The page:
The final CAD program we will be looking at in this series is Autodesk Fusion 360. At first glance, Onshape and Fusion 360 are rather similar. Both are a sketch/feature based modeler where you define a 2D profile and then convert that into a 3D shape. Both also offer the ability to create an assembly (or collection of parts) without drawing a hard distinction between a part or assembly file. So what sets Fusion 360 apart from Onshape?
Onshape is the first sketch/feature based modeler we are looking at in this series. To create a part, you create a 2D sketch to define a feature. Subsequent features are then built on top of one another. This is the same modeling paradigm that is used by many professional CAD programs (Solidworks, Inventor). The thing that really sets Onshape apart from these programs is the fact that it is completely web-based.
OpenSCAD is not what most would consider a conventional CAD package. In most CAD programs to create a shape you have to in some form draw or sculpt the desired shape; this is not the case in OpenSCAD. In OpenSCAD shapes are defined by functions and you don’t draw shapes but program them. Each 3D model is defined by a script that is then compiled into a 3D shape. It is after all called The Programmers Solid 3D CAD Modeler.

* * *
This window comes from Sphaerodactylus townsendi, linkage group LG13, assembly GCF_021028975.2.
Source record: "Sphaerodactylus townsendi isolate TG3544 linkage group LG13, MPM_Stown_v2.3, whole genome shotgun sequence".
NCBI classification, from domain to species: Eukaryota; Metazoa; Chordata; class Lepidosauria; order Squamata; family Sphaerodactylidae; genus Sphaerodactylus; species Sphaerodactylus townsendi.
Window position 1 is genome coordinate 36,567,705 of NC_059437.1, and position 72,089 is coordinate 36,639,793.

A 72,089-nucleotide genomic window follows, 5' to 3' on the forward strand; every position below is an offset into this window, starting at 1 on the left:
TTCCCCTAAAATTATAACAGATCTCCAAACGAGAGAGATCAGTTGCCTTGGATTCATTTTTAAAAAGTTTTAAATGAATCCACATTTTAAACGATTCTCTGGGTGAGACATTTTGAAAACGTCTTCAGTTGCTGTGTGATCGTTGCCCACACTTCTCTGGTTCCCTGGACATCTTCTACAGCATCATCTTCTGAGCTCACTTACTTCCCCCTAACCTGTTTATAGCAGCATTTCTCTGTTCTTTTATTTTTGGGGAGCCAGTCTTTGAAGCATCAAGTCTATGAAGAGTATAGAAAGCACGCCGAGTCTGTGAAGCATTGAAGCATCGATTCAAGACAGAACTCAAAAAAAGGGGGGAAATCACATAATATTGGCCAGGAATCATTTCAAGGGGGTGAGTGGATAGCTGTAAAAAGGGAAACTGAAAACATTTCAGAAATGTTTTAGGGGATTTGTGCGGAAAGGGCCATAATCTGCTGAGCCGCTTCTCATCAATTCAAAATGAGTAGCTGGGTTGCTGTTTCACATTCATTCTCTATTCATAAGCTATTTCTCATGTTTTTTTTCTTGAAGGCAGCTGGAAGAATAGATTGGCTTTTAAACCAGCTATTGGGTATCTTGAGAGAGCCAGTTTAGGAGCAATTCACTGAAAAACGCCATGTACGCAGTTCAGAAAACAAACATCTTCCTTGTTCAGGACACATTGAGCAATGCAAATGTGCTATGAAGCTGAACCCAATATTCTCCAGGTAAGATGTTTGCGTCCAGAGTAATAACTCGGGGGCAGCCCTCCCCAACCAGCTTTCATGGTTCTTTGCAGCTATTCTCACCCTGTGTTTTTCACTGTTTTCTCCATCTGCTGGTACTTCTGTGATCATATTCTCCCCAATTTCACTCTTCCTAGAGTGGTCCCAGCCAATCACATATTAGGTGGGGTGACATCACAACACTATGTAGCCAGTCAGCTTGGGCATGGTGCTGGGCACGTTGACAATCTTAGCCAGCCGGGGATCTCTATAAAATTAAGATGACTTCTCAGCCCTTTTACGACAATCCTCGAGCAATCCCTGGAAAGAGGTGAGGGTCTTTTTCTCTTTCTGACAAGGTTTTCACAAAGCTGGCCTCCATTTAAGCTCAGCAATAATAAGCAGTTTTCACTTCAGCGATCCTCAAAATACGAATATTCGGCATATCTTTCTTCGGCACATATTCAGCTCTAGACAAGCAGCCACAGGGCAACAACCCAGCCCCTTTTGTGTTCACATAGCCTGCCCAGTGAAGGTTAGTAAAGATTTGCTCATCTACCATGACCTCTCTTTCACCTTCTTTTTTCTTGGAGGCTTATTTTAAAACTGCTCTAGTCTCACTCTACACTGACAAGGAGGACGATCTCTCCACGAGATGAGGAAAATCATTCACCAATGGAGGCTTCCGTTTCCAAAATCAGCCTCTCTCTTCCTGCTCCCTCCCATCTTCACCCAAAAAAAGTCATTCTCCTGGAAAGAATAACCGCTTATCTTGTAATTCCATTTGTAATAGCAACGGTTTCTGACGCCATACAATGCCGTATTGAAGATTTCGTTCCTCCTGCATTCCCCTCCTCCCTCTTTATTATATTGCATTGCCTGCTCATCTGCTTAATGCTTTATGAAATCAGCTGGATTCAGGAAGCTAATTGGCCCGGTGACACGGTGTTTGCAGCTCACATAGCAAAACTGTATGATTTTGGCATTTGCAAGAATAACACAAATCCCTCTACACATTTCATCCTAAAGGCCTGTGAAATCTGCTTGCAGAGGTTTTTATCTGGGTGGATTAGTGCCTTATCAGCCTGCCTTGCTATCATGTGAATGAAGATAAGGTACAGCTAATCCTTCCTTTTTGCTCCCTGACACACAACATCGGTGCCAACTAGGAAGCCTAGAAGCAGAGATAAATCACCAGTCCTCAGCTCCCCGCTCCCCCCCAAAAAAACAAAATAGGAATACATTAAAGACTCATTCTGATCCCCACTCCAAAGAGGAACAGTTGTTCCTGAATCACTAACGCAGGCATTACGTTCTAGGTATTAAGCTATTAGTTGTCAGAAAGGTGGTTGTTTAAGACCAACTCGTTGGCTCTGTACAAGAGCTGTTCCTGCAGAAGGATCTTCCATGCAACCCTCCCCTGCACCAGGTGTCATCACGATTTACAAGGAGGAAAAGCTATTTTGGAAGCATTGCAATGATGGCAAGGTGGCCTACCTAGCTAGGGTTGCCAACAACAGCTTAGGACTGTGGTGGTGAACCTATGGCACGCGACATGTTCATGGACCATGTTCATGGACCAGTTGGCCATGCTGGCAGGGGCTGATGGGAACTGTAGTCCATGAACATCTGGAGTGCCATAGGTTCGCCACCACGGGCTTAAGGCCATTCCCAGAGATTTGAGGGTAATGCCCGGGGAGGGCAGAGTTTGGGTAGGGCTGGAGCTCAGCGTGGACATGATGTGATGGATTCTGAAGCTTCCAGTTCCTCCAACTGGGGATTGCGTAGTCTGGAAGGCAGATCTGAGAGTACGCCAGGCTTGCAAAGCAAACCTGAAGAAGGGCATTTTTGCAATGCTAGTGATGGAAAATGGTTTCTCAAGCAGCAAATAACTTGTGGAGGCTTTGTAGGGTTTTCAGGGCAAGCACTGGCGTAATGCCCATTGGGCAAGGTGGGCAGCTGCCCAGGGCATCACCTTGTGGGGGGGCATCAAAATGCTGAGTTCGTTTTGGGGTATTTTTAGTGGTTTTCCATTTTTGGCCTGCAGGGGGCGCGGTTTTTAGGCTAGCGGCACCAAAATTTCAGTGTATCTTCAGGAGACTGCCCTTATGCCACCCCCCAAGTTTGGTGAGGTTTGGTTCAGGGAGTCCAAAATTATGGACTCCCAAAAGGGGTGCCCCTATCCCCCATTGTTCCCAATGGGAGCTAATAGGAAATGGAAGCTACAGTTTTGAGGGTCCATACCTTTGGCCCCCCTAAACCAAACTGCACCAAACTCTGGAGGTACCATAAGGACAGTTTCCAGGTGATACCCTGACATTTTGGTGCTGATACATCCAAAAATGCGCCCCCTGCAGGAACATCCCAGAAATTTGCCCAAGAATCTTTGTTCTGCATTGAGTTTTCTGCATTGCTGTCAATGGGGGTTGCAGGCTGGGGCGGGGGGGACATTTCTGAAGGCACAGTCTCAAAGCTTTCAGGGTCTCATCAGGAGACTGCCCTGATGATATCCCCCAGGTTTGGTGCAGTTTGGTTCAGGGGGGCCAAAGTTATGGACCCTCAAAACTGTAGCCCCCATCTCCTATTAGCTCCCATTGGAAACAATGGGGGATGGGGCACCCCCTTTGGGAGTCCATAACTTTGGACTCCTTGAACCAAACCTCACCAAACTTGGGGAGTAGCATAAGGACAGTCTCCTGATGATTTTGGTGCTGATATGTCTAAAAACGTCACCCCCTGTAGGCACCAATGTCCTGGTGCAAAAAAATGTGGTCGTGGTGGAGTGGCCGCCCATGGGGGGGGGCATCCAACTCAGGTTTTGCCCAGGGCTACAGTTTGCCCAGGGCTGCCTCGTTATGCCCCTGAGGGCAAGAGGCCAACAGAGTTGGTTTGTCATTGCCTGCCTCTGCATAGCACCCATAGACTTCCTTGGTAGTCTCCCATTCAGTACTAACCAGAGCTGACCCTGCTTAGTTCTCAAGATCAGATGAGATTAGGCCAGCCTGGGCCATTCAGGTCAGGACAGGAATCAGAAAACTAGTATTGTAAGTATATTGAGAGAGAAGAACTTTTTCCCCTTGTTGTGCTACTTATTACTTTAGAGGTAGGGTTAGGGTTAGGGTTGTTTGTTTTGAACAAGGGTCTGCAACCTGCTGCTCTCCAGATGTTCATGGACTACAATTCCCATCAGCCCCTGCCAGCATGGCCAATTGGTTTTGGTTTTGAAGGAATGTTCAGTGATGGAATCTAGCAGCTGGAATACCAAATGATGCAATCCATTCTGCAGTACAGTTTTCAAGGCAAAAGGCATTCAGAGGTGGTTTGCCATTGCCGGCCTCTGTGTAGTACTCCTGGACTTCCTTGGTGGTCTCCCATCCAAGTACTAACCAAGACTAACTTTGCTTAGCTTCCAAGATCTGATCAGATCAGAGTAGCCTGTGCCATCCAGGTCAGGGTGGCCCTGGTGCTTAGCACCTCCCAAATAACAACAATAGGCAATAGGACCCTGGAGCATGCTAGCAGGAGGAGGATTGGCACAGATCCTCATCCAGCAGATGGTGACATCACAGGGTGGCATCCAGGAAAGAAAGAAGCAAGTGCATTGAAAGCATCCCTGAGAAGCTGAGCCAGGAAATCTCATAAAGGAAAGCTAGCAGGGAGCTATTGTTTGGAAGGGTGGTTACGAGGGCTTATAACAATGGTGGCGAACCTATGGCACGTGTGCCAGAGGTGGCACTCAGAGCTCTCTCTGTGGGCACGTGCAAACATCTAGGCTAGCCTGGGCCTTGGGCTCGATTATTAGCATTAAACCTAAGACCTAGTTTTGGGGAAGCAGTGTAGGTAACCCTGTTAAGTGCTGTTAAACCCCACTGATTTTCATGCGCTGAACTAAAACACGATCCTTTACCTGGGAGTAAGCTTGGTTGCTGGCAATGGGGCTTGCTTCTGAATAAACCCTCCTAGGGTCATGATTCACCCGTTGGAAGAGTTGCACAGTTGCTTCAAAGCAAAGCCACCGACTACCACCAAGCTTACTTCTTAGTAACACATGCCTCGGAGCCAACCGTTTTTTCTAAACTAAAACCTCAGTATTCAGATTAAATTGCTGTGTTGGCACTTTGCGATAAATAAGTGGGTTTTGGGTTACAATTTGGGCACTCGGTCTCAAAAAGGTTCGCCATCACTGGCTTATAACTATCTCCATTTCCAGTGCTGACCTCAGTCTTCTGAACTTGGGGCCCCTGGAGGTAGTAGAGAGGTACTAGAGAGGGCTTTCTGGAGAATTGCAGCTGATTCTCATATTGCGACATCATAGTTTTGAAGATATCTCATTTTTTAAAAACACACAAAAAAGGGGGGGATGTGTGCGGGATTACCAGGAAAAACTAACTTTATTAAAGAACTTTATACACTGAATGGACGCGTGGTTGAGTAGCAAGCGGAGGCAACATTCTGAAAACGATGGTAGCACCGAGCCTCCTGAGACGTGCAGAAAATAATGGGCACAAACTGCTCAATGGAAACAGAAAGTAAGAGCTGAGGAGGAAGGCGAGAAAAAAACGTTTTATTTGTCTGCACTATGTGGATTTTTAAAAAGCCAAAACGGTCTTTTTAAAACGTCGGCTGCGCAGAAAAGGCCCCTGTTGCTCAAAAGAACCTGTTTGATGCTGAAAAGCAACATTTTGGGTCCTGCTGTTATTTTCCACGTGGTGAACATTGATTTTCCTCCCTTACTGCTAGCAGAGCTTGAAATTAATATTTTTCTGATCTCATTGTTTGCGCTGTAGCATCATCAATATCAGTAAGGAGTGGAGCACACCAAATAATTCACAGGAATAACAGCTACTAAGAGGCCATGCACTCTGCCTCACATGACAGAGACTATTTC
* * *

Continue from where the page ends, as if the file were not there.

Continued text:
Before starting the demo for my review of CAD for Hobbyists I had never used PTC Creo Elements/Direct before. Years ago (about 10) I used PTC Pro/Engineer for a short while. PTC Creo Elements/Direct is a decedent of Pro/E. A few years ago Pro/E was renamed Wildfire, later to be again renamed Creo. The standard version of Creo is a parametric feature based modeling program. I had initially assumed that Creo Elements/Direct was a stripped down version of Creo, I was wrong.
In this CAD for Hobbyists series I am going to be comparing four CAD packages that are available for hobbyists: Creo Elements, Fusion 360, Onshape, and OpenSCAD. In order to compare these four packages I am going to use an example project where I create the same simple CAD model in each.